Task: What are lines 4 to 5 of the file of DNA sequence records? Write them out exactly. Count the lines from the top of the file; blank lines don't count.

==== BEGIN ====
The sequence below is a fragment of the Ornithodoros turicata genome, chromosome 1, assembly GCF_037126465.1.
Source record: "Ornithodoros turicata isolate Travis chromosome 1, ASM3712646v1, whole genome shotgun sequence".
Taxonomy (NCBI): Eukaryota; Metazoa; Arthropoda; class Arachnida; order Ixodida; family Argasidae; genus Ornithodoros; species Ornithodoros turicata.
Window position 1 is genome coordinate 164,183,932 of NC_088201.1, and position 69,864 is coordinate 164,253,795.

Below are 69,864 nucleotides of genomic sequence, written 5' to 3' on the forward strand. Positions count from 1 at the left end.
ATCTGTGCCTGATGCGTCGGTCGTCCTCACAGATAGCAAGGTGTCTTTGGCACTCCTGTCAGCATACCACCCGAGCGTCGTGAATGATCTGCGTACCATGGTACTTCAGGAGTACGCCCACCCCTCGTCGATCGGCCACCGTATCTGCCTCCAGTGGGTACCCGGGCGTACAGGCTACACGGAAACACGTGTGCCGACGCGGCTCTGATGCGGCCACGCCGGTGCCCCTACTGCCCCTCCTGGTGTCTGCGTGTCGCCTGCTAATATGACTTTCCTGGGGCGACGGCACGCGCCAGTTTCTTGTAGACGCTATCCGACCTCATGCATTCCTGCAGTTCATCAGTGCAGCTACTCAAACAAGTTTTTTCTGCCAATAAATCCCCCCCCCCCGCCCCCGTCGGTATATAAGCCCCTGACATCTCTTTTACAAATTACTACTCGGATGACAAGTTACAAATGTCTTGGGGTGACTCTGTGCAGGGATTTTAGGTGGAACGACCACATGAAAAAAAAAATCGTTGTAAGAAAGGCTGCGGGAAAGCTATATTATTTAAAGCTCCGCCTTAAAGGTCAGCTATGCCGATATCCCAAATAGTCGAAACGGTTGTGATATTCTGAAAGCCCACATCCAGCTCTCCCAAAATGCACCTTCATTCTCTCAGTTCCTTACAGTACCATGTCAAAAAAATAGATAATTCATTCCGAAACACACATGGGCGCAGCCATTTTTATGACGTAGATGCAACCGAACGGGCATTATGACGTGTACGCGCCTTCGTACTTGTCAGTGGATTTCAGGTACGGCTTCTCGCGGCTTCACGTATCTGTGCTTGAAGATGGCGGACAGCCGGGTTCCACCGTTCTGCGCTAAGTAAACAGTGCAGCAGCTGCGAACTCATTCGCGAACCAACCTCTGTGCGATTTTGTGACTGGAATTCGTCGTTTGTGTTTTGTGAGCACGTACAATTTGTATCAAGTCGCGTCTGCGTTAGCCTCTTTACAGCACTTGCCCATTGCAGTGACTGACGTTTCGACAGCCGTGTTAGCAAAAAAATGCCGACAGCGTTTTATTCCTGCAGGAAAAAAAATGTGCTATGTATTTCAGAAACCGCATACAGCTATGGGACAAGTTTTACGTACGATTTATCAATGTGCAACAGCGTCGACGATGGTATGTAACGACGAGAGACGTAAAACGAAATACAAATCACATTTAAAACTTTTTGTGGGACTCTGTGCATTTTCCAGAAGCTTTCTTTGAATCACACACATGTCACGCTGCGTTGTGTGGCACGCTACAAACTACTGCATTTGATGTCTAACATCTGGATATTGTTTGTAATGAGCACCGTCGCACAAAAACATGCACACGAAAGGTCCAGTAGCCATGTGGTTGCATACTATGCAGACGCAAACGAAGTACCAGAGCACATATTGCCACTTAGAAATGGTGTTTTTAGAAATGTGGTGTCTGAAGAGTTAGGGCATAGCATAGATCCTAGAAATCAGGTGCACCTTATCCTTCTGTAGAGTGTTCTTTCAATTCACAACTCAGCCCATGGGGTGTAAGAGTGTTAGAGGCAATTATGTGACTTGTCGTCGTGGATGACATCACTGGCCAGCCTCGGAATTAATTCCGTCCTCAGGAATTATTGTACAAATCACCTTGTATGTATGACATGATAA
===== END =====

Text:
Window position 1 is genome coordinate 164,183,932 of NC_088201.1, and position 69,864 is coordinate 164,253,795.

Below are 69,864 nucleotides of genomic sequence, written 5' to 3' on the forward strand. Positions count from 1 at the left end.